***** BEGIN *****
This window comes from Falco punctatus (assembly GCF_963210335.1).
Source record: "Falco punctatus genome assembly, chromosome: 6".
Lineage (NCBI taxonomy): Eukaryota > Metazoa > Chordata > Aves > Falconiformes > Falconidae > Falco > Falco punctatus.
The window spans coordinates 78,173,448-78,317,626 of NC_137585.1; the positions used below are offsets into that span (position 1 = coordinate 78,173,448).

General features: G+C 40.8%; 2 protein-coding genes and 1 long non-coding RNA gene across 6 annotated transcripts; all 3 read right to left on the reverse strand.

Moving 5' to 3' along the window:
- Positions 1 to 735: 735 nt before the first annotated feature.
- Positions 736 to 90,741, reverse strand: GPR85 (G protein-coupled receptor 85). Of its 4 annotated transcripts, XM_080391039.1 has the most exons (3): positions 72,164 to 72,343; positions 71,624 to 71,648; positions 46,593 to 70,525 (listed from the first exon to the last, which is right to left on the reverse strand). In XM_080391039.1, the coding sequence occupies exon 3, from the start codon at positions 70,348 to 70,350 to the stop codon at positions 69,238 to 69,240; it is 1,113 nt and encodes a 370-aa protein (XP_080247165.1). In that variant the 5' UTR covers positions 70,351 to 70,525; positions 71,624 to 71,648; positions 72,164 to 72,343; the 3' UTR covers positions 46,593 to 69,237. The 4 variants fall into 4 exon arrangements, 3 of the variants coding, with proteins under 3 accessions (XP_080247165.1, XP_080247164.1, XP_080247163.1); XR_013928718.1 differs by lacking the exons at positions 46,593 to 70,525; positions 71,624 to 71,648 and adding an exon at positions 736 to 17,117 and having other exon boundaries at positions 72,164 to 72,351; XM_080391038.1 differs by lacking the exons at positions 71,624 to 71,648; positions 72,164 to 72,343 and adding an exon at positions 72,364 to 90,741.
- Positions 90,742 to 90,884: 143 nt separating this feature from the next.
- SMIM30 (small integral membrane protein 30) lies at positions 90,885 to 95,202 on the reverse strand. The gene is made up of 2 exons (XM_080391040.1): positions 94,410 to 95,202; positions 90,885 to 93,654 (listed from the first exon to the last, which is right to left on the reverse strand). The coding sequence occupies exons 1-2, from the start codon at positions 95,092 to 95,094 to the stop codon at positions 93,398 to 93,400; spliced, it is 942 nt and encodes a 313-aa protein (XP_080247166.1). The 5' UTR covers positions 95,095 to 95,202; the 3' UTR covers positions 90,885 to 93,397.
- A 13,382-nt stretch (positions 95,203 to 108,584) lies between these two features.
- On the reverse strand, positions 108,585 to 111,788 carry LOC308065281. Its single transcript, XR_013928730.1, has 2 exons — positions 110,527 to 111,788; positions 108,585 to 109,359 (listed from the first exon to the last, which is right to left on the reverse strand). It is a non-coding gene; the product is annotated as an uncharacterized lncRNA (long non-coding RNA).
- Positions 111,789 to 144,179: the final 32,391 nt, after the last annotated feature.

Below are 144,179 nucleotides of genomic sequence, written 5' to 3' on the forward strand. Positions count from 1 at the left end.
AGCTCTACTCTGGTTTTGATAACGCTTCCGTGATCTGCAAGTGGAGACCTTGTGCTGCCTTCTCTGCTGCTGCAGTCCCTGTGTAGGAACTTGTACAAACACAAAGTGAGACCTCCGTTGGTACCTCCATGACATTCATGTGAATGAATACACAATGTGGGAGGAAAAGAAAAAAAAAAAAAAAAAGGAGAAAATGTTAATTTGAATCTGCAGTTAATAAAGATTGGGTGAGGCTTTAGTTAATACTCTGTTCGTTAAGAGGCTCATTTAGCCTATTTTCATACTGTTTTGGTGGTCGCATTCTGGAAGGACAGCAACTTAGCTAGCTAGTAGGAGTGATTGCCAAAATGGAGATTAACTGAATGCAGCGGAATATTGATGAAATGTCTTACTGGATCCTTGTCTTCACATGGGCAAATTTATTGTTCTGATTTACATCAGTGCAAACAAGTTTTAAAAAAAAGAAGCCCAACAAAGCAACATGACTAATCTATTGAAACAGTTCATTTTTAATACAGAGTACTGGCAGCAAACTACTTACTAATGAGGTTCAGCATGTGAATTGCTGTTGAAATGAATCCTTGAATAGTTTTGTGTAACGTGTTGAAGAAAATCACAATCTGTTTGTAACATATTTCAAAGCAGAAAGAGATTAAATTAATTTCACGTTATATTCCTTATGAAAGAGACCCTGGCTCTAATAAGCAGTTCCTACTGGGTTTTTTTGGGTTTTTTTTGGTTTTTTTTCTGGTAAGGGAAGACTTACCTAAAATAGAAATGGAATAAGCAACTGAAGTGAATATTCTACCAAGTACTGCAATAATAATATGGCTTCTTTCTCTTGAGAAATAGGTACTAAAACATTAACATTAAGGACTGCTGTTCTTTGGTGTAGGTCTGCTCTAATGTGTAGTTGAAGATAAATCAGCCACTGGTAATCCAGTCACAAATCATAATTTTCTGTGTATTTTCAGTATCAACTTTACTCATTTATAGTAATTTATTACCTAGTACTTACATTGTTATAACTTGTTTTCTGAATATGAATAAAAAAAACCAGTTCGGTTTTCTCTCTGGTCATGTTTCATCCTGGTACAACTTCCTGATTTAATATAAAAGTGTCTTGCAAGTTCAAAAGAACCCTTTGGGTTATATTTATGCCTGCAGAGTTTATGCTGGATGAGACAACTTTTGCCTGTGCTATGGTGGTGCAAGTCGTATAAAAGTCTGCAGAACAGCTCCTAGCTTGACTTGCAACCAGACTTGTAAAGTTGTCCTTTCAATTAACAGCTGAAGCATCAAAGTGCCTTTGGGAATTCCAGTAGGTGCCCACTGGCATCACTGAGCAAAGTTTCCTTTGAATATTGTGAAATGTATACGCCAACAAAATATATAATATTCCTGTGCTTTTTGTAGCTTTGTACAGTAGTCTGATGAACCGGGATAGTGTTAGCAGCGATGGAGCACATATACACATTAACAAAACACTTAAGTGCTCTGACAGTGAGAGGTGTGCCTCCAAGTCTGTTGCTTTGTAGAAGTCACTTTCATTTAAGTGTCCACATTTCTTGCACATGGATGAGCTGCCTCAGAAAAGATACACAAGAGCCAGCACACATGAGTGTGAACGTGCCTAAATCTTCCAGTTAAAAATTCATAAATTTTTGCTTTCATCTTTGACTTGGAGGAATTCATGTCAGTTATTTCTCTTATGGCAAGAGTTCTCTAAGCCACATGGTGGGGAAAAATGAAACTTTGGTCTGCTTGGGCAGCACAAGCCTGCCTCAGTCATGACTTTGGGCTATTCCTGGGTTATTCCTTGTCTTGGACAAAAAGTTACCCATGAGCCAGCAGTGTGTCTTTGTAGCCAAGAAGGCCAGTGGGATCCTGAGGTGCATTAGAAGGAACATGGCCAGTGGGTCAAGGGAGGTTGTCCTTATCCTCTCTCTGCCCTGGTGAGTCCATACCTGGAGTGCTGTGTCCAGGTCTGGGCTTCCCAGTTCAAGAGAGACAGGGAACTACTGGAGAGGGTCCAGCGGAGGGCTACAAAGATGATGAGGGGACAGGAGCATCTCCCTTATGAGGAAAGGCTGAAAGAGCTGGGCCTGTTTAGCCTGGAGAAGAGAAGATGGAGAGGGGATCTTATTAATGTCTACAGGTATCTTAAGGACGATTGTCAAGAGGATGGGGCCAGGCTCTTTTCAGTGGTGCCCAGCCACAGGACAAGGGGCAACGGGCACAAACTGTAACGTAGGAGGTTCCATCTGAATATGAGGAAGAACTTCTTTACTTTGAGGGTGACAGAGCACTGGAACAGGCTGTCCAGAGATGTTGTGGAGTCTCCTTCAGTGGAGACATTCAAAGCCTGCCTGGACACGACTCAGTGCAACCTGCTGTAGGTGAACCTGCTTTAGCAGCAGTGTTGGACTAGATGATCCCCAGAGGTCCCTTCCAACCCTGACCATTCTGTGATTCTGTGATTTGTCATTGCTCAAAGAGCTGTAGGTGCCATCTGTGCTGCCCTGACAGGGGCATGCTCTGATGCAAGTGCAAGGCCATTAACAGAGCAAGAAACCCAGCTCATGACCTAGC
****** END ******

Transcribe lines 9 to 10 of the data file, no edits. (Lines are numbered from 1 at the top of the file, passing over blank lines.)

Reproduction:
- Positions 90,742 to 90,884: 143 nt separating this feature from the next.
- SMIM30 (small integral membrane protein 30) lies at positions 90,885 to 95,202 on the reverse strand. The gene is made up of 2 exons (XM_080391040.1): positions 94,410 to 95,202; positions 90,885 to 93,654 (listed from the first exon to the last, which is right to left on the reverse strand). The coding sequence occupies exons 1-2, from the start codon at positions 95,092 to 95,094 to the stop codon at positions 93,398 to 93,400; spliced, it is 942 nt and encodes a 313-aa protein (XP_080247166.1). The 5' UTR covers positions 95,095 to 95,202; the 3' UTR covers positions 90,885 to 93,397.